Dementia is graphic. These illustrated narratives draw out insights to provide empathy and healing for caregivers.
In theaters now, Nicholas Cage is taking us to the beginning of the end of time. A time when passengers vanish mid-flight, cars lose their drivers, and those who aren’t raptured face a violent world and a monumental choice: follow the Antichrist toward destruction or follow the righteous and be saved from the world. It’s the end of the world as we know it, and no one’s feeling fine. Years ago, when the Left Behind series topped the bestseller lists, a friend and colleague of mine was on fire over the books.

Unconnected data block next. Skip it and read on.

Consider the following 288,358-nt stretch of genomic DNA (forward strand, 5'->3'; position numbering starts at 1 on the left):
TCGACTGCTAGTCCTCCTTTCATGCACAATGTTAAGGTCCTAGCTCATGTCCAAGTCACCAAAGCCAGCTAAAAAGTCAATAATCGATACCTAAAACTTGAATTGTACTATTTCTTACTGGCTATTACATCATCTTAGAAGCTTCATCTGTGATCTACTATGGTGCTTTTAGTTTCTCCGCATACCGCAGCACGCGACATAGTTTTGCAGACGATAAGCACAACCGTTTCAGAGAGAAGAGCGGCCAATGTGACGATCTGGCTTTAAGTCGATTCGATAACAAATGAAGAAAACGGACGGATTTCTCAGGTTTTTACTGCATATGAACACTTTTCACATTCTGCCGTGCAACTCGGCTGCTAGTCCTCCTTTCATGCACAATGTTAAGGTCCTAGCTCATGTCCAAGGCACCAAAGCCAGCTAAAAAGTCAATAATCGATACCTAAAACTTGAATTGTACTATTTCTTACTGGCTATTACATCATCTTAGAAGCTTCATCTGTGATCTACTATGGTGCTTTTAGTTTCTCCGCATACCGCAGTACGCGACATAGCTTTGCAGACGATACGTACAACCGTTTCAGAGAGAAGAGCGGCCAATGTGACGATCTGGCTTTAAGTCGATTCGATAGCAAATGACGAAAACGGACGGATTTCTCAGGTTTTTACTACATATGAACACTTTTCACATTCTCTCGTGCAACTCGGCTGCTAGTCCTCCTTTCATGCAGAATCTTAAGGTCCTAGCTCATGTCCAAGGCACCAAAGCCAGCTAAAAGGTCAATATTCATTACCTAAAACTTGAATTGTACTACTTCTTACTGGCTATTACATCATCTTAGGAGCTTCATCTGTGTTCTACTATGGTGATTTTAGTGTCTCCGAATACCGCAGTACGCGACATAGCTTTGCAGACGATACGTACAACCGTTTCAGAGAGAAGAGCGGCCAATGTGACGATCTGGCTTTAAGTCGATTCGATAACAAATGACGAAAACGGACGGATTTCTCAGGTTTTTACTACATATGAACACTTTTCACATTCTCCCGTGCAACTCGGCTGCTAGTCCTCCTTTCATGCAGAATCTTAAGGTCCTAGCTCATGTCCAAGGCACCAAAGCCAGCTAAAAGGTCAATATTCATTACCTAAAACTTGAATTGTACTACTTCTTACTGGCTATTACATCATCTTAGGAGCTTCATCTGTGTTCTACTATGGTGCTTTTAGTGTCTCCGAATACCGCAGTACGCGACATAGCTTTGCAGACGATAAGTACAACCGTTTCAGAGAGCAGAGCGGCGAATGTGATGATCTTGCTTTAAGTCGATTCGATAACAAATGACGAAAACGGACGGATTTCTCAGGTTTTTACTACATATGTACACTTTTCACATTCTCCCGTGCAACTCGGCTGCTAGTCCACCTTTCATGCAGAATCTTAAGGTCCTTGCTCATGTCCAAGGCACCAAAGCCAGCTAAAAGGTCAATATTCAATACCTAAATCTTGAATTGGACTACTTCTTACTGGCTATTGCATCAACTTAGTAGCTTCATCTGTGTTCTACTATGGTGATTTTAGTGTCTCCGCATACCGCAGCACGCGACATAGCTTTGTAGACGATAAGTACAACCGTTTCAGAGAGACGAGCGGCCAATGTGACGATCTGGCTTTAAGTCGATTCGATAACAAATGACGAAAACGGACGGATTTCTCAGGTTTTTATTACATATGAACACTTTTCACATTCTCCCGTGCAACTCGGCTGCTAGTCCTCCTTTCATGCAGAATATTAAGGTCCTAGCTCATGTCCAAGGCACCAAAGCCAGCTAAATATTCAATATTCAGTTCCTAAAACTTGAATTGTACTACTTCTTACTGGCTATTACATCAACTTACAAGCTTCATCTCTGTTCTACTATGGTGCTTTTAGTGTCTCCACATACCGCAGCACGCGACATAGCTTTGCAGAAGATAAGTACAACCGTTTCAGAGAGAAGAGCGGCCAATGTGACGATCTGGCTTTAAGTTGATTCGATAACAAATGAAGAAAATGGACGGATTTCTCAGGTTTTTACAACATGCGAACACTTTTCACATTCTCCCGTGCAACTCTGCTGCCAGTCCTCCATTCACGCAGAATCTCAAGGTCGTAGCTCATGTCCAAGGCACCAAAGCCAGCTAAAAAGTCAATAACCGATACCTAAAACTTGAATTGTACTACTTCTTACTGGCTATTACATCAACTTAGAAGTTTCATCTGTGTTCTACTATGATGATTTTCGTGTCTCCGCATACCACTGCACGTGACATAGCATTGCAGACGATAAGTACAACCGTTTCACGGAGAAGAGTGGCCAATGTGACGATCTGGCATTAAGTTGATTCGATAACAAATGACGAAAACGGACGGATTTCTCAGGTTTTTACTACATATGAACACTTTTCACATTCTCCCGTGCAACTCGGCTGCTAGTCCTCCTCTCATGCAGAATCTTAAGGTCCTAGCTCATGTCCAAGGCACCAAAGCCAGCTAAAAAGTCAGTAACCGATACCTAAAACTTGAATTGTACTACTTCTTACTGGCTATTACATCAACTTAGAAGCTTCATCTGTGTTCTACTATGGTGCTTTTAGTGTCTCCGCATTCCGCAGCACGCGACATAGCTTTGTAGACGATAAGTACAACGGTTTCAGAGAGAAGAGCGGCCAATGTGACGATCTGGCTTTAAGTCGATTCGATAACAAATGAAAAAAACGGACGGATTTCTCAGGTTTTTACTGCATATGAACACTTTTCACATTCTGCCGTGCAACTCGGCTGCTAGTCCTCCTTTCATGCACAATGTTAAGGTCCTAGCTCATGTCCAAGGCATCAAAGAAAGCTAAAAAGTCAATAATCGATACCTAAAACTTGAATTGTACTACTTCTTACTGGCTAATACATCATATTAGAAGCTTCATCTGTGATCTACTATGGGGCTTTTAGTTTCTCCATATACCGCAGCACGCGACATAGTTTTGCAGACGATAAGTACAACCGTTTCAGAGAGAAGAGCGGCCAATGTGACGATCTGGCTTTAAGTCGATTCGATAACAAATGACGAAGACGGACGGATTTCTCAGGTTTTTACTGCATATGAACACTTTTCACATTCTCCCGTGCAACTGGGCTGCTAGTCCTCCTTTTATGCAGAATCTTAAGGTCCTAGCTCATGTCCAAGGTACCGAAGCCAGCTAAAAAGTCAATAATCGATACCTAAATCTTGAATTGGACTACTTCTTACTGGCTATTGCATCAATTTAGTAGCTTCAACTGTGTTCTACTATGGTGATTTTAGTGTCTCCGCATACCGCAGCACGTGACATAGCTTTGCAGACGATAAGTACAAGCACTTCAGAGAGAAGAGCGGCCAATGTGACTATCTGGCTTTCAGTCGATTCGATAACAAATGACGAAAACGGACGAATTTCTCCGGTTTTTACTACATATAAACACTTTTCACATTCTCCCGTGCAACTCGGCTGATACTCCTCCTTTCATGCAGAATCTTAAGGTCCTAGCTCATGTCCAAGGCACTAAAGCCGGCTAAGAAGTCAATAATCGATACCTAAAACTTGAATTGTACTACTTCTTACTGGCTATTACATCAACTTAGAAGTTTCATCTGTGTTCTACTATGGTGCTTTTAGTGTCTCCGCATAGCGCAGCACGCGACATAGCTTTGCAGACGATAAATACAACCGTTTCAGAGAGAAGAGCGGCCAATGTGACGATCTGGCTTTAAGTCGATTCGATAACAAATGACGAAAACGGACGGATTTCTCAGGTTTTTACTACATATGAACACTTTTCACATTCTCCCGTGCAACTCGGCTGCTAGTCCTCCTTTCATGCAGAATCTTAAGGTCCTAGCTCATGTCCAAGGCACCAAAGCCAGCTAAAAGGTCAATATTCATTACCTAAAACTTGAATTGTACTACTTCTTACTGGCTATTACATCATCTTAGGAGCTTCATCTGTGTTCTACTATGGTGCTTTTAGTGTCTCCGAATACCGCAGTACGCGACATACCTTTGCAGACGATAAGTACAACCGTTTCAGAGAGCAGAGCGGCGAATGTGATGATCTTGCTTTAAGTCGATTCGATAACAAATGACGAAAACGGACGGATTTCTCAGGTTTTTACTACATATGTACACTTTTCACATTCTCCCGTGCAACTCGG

Without the rudder of memory, my father seemed adrift in a tiny boat on a wild, infinite sea, yet unconcerned with finding a way back to shore.
My father was diagnosed with Alzheimer's at age 80. Had I read these three new books, I might have been more helpful to him in that difficult moment.
The literary critic John Bayley has written a deeply affecting lament for his late wife, the philosopher and novelist Iris Murdoch, as she disappeared into the insidious fog of Alzheimer's. She died at roughly the same time the book was published, in January of this year. Yet Bayley's book is not only a threnody; it is also an epithalamium, a nuptial hymn offered in praise of their 40-some years of marriage.